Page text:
Wenona Singel – Moderator
Podcast on Indian Freedmen Panel at AALS
The podcast is here. Speakers included:
Bell Jeannine – Speaker
Kathryn Fort – Speaker
Kevin Maillard – Speaker
Carla Pratt – Speaker
G.W. Rice – Speaker
Sherri N. Thomas — Speaker
Matthew L.M. Fletcher — moderator
Indian Law-Related Panels at AALS
Thursday, January 8, 2009, 8:30-10:15
Section on Indian Nations and Indigenous Peoples
Columbia 3, North Tower/Lobby Level, San Diego Marriott Hotel & Marina
New Directions for International Law and Indigenous Peoples
(Program to be published in Idaho Law Review)
The United Nations’ adoption of the “Declaration on the Rights of Indigenous Peoples” in September 2007 marked an historic moment for the world’s 300 million indigenous peoples. The Declaration is the first time that the United Nations has formally recognized indigenous peoples’ rights to self-determination and control over their lands and natural resources. This year’s program will address the following issues related to the Declaration: How can the Declaration be used to improve the lives of indigenous peoples; What national laws and policies violate the Declaration, and what are the most effective remedial measures to address these violations?; and, How will the Declaration influence Congress, the administration and the courts?
Business Meeting at Program Conclusion.
Robert T. Coulter – Speaker
Angelique A. Eaglewoman – Speaker
G. W. Rice – Speaker
Wenona T. Singel – Moderator
MSU Law College Reception at AALS
Dean Joan Howarth and the Faculty of Michigan State University College of Law (and us at the MSU Indigenous Law and Policy Center) cordially invite you to a Friends Reception during the 2009 AALS Annual Meeting on Wednesday, January 7, 2009 from 6:30 p.m. to 8:30 p.m.
Leucadia, South Tower, Level 1, San Diego Marriott Hotel & Marina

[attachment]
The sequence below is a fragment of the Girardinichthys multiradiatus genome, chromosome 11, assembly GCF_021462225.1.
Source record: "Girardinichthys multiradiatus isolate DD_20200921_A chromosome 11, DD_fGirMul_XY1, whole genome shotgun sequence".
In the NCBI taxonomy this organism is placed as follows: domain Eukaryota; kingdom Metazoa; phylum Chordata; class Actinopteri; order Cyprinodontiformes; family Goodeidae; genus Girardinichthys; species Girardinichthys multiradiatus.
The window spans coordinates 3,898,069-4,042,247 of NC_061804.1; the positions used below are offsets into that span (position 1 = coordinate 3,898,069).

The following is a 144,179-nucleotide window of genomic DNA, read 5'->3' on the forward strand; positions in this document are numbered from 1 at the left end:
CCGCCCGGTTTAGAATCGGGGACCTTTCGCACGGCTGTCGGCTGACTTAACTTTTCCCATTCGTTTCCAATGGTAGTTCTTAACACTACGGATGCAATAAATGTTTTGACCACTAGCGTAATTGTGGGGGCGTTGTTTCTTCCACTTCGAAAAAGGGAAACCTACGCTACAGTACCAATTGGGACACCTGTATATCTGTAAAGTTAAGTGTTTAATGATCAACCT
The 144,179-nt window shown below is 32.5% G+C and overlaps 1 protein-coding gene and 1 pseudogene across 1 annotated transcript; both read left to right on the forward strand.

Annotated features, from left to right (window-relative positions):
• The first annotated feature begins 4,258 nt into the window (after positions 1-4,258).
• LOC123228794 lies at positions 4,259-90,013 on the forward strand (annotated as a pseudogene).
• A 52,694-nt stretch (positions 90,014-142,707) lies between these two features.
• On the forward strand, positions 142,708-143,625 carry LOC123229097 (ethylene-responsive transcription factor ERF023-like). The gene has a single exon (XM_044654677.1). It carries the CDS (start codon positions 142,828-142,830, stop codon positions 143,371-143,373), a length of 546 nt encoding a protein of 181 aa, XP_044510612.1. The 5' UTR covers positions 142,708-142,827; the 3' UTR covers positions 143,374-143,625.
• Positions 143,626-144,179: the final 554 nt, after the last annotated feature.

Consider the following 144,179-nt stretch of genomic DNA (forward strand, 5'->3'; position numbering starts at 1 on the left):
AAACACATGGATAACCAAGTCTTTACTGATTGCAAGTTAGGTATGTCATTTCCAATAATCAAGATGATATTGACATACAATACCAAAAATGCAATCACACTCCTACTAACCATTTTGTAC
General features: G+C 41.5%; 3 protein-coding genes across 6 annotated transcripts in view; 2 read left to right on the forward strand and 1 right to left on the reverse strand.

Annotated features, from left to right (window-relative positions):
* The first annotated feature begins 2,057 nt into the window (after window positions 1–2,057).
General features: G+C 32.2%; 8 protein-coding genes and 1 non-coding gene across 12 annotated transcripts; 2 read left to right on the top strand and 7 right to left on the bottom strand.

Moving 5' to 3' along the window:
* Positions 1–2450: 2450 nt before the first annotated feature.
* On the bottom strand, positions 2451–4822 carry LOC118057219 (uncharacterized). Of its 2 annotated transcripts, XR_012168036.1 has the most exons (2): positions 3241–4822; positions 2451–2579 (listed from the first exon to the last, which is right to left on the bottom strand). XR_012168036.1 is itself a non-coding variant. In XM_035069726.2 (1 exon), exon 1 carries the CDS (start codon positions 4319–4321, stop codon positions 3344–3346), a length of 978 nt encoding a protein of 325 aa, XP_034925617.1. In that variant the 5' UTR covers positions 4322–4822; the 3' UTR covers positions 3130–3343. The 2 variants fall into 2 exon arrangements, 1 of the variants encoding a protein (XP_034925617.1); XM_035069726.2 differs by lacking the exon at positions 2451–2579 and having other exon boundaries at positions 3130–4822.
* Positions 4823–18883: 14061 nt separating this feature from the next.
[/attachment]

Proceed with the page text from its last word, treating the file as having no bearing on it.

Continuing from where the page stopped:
Please RSVP to Lori at: firstname.lastname@example.org or 517/432-6993
We hope you can join us!
AALS Annual Meeting in Manhattan — Indian Law Related Panels
The 2008 AALS Annual Meeting starts today. Here is the speaker listing for the two (mainly) Indian Law panels. Both are Saturday afternoon:
Michigan State Law Review Call for Papers
The editors of the Michigan State Law Review have asked that I forward to you the following call for papers:
The Michigan State Law Review is requesting submissions for its spring symposium issue on the topic of Labor and Employment Laws in Indian Country, in conjunction with the Section on Indian Nations and Indigenous Peoples program during the American Association of Law Schools’ Annual Meeting in New York City on January 5, 2008. The Law Review is requesting submissions from both the Indian Nations/tribal law perspective, and from employers’ perspectives. We welcome papers on the effects of state and federal labor regulations on tribal employers and employees, as well as papers on other topics relating to the interplay of labor and employment law and Indian Nations. The issue is scheduled to be published in May 2008. We ask that you submit your papers by February 15, 2008. We invite any conference participants or invitees to submit papers, but we welcome papers from those unable to attend the conference as well. Please email your manuscripts or any questions to Emma Haas, Michigan State Law Review Senior Articles Editor, at email@example.com. Thank you for your interest.